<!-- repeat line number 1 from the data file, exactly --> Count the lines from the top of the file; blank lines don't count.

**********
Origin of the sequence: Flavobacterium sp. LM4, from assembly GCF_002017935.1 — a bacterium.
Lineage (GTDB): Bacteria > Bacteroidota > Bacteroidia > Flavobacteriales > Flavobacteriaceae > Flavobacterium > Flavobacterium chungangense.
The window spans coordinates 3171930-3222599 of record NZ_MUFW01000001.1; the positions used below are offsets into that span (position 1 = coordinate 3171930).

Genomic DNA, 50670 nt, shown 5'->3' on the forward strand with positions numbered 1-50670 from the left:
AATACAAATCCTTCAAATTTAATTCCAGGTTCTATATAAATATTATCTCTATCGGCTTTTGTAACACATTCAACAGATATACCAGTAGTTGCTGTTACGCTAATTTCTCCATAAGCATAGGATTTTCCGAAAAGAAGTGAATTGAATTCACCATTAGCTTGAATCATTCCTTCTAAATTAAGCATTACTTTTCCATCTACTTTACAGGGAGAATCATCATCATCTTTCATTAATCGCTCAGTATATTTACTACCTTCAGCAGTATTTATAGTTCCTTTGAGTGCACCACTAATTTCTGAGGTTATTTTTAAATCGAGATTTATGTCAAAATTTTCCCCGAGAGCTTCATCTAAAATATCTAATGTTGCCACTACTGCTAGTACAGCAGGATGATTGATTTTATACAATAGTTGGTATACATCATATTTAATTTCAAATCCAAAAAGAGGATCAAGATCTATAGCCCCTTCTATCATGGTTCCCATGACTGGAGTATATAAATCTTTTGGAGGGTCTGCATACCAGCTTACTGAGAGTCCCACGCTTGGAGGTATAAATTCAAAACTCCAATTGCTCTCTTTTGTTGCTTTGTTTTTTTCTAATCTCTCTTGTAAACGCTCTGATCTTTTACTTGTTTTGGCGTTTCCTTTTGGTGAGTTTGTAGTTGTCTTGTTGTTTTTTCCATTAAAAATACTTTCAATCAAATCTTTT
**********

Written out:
Origin of the sequence: Flavobacterium sp. LM4, from assembly GCF_002017935.1 — a bacterium.